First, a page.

People accuse doctors of not doing enough, or doing too much

Medicine is never an easy field. People accuse doctors of not doing enough, or doing too much.

There are no easy answers. We’re caught between doing what’s best, without putting the patient through too much, and doing what’s needed to protect ourselves from legal action.

Let’s take Mrs. Summer. She’s a nice 78 year-old lady I saw in the office last week.

Earlier this month she hurt her back. So she saw her internist, who correctly diagnosed her with a muscle strain. He gave her a muscle relaxant and Tylenol #3.

A few hours after she took the medications she became confused and sleepy. Her family called Dr. Internist, who said to stop them immediately.

She was absolutely fine the next morning, but her daughter is a nurse at the hospital, and wanted me to have a look at her for the episode. So she called Mary, and they came in last week.

The odds are that all she had was confusion due to Tylenol #3. So do nothing. It’s most likely and least expensive.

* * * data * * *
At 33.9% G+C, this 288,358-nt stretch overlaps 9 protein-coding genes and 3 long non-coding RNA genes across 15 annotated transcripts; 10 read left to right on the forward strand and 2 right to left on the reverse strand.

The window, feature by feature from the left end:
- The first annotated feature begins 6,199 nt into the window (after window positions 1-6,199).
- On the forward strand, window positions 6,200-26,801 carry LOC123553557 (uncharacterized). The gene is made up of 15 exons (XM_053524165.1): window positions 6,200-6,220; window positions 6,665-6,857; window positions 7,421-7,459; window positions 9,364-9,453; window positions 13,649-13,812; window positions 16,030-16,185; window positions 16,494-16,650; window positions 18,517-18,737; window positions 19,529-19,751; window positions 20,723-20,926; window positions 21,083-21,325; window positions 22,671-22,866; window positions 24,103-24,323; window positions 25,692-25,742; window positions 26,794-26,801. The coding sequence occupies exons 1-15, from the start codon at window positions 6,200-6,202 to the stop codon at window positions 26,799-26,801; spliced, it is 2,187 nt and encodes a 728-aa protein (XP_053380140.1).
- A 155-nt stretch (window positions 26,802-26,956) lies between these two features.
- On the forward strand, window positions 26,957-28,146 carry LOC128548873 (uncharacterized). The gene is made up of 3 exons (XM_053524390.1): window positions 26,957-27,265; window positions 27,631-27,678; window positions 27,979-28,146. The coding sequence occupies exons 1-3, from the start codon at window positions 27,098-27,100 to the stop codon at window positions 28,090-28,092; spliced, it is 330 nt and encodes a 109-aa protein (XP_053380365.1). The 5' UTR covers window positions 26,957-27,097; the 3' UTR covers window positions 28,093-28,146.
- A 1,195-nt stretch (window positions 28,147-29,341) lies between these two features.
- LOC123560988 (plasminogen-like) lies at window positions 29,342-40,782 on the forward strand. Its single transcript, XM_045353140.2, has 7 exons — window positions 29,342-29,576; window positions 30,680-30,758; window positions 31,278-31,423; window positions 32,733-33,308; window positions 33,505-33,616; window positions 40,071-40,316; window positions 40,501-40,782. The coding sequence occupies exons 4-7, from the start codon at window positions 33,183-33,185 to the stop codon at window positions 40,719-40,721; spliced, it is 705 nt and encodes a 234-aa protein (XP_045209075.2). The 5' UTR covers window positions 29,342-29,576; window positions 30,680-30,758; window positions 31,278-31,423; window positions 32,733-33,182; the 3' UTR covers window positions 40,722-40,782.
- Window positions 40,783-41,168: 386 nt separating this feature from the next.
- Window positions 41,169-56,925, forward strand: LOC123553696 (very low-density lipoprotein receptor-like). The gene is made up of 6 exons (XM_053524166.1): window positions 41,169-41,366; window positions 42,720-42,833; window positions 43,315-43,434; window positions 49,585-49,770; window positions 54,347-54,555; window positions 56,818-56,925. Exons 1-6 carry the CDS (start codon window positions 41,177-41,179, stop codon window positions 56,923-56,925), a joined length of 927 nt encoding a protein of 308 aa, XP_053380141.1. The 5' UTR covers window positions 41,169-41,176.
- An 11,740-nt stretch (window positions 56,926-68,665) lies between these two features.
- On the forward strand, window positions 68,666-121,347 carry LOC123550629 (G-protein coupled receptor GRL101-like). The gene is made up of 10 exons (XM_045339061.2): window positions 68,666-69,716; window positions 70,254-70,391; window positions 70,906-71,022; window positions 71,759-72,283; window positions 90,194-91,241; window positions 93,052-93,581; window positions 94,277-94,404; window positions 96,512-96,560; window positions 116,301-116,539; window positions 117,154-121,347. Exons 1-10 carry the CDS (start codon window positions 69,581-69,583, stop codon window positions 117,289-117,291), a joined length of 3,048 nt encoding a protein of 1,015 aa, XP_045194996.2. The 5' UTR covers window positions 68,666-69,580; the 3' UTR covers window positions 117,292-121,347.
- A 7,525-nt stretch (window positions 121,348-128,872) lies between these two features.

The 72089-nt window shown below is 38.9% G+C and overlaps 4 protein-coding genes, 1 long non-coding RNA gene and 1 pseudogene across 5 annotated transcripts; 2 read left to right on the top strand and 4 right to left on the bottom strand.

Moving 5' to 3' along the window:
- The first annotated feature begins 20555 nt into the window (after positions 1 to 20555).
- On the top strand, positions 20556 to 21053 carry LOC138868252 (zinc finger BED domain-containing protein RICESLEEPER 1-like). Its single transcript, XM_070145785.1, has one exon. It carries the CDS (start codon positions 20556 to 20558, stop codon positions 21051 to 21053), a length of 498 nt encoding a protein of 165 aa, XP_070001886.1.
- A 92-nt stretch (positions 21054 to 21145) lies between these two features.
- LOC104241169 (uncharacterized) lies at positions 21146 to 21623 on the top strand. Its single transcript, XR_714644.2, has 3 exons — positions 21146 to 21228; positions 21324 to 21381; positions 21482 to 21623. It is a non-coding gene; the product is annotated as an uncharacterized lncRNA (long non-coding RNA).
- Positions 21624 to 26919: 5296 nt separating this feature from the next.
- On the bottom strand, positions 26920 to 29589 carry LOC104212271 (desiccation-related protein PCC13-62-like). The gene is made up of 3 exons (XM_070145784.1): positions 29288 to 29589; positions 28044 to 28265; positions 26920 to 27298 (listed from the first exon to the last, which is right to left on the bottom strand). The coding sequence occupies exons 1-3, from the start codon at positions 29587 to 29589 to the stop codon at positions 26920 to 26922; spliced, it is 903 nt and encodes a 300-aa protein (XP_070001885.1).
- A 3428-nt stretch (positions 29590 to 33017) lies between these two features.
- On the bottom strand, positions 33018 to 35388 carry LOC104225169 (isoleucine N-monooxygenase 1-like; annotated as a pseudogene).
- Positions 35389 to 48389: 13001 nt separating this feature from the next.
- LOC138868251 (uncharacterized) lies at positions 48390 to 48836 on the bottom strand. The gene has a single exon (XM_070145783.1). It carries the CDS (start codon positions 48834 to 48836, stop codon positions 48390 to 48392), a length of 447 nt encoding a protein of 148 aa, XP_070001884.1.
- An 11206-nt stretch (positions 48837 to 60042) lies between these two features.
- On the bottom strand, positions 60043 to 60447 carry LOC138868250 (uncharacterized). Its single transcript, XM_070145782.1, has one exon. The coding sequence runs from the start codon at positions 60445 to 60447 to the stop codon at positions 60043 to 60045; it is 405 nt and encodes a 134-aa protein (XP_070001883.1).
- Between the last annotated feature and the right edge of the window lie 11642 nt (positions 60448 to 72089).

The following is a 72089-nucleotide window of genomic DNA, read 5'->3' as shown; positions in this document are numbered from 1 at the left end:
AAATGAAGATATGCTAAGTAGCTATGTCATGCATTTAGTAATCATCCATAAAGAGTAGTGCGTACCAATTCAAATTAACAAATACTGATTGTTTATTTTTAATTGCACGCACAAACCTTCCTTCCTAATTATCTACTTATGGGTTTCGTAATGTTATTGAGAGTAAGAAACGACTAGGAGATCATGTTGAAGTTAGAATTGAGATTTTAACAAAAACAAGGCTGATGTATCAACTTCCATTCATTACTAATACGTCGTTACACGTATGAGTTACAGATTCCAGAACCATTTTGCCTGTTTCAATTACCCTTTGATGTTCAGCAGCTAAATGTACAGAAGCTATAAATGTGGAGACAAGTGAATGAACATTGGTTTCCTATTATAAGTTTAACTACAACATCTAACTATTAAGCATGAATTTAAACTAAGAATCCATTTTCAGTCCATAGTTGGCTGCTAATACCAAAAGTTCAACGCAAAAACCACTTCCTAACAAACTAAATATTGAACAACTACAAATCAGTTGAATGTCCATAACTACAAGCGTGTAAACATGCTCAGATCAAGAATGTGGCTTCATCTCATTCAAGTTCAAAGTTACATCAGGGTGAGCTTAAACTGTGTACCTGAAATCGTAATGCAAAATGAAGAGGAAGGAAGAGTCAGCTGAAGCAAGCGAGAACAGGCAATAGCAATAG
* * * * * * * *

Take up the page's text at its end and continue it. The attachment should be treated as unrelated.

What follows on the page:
But maybe she had a TIA. If I don’t correctly diagnose that, and she has a big stroke, than they could sue me. So let’s order a brain MRI, head & neck MRA, and echocardiogram. That’s a few thousand dollars in tests.

Or maybe she had a seizure, and needs to be started on seizure medications. So lets order an EEG, too. Another $500.

Perhaps it was a metabolic event, with her blood sugar getting too low. So I’ll order some labs. That’ll be another $500-$1000 depending on how much I order.

This is the dilemma your doctor faces each day, many times over. None of us come to work saying “Oh boy! I can’t wait to drive up the cost of health care today!” But we’re faced with finding an (at times) impossible balance.

We don’t get a 2nd chance, either. If we guess wrong we run the risk of getting sued. Another doctor is always willing to make a living as an expert witness and testify that we are incompetent.

And yet, with this sword of Damocles hanging over our heads, I and thousands of other doctors do this every day. And try to do the best we can, within the limits of human fallibility.

Doctor Grumpy is a neurologist who blogs at Doctor Grumpy in the House.

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